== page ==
Possibilities and Limits: Testing in the Fiscal Military State in the Anglo-Spanish War of 1779-1783
The question we ask in this paper is how far Spain could be said to be a fiscalmilitary state. In other words, what were the Spanish state’s possibilities and limits in terms of emulating and following the English model? We also ask whether such an approach might give us a useful purchase on Spain’s warfare fund-raising capacity. We have focused on a specific war, the war between Great Britain and Spain from 1779 to 1783. This war was sufficiently important in both countries to call on the utmost effort from their respective states and economies. Spain had the chance in this conflict to put a stop to Great Britain’s constant attacks on the Spanish empire during the eighteenth century. But it was not only a territorial question. The feasibility of Spain’s whole economic model was also at stake. Spain’s economy and taxation system was becoming more and more heavily dependent on colonial trade. Its government had opted to run the American colonies on an increasingly intensive basis, opening up the colonial markets to a greater participation from the whole of the Spanish economy. Heading off Great Britain from the Americas was a golden chance for this Spanish growth model to prosper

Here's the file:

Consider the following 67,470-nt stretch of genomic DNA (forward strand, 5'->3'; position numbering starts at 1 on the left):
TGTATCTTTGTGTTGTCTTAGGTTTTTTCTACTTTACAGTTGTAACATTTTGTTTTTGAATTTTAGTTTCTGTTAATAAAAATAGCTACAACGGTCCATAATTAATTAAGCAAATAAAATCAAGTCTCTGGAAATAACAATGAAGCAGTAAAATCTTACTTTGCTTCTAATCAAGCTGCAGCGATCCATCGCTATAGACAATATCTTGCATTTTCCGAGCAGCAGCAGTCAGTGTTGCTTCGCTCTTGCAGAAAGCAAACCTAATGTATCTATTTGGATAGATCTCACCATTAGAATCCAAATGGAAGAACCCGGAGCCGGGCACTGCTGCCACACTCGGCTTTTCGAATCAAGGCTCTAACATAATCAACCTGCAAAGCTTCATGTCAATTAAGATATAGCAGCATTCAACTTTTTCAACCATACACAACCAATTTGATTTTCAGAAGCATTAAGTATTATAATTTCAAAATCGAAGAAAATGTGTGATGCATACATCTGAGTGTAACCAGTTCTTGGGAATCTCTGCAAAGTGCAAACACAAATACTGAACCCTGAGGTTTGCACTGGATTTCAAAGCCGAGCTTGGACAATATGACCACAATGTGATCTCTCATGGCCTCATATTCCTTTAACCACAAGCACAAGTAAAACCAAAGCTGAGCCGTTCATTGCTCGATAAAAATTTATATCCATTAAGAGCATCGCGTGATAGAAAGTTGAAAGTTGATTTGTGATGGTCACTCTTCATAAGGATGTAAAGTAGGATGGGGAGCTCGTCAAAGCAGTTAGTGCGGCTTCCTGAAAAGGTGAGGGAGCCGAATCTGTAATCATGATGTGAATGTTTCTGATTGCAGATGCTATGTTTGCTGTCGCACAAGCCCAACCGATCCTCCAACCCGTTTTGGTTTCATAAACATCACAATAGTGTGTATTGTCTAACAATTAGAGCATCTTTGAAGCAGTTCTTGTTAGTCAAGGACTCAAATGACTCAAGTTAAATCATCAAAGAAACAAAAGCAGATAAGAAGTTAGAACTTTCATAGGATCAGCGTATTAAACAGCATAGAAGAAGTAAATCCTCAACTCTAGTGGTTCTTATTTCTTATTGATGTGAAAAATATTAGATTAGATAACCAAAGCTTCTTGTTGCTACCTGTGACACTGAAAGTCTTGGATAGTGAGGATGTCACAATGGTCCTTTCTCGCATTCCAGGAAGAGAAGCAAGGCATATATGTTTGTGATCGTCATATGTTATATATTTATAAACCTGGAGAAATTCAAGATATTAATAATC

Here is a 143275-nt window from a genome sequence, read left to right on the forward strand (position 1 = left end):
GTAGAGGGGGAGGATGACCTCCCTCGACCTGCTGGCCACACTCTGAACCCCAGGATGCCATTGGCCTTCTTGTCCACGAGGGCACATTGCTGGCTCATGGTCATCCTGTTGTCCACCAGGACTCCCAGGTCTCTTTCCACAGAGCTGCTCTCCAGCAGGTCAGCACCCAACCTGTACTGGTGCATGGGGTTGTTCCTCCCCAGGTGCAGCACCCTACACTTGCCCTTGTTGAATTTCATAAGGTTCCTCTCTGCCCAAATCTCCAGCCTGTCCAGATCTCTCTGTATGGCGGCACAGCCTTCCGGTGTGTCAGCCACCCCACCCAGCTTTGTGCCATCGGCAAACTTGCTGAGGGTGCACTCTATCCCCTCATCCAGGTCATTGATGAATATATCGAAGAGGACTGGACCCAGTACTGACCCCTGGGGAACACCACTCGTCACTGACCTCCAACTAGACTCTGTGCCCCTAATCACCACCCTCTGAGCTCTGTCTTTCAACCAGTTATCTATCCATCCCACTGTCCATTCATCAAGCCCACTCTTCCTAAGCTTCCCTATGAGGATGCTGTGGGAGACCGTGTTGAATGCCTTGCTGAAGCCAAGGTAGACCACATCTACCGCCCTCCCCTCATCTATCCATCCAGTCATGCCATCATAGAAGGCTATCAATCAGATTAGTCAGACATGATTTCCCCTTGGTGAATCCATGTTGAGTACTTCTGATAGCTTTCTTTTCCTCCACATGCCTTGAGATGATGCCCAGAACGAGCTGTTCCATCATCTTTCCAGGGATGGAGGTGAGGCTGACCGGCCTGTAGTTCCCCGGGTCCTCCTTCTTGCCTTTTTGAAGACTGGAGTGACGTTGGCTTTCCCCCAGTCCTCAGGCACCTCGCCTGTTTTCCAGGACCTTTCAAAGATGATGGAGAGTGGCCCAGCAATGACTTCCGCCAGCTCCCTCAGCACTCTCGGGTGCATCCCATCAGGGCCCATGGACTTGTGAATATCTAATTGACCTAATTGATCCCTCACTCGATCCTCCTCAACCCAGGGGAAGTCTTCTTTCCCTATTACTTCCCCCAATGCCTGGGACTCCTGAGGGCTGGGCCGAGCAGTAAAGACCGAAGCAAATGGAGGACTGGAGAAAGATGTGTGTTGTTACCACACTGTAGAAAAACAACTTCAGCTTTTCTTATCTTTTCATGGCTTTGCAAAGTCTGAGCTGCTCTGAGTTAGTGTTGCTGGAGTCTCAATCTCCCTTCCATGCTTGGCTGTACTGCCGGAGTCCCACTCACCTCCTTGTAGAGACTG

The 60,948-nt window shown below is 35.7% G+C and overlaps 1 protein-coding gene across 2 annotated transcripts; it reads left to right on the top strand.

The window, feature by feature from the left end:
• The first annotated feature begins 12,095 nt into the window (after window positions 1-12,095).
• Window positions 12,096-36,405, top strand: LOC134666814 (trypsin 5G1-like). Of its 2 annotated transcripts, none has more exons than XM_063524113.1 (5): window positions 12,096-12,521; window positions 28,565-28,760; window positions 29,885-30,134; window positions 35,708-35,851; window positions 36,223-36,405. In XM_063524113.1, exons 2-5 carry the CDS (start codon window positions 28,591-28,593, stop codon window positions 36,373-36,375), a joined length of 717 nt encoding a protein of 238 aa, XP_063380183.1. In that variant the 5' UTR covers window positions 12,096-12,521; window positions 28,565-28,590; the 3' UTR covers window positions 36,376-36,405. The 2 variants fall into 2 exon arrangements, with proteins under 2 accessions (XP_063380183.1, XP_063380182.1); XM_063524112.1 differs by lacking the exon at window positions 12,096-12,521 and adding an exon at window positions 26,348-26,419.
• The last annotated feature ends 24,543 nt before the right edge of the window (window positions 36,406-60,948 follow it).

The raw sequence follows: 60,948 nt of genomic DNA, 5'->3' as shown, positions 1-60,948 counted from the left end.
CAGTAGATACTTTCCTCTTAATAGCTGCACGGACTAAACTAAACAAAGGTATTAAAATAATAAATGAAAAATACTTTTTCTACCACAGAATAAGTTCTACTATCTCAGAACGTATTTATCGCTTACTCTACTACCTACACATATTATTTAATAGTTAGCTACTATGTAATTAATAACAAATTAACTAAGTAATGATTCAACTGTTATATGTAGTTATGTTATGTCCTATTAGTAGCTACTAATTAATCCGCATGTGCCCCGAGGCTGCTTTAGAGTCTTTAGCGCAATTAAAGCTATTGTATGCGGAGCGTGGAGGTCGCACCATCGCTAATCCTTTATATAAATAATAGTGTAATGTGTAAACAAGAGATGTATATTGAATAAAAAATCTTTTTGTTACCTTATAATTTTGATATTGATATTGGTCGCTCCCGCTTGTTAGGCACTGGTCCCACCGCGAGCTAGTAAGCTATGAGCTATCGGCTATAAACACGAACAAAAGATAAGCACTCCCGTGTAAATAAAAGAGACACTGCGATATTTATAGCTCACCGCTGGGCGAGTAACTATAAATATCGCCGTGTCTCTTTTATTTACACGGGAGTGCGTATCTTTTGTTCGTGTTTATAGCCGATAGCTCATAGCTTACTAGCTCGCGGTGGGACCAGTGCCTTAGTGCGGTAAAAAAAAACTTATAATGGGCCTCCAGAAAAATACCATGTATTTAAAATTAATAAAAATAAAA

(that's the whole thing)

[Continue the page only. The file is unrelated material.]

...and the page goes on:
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- J.V. Beckett & Michael Turner, 1990. "Taxation and economic growth in eighteenth-century England," Economic History Review, Economic History Society, vol. 43(3), pages 377-403, 08.
- Rafael Torres Sánchez & Javier Gómez Biscarri & Fernando Pérez de Gracia, 2004. "Exchange Rate Behavior and Exchange Rate Puzzles: Why the XVIII Century Might Help," Faculty Working Papers 12/04, School of Economics and Business Administration, University of Navarra.
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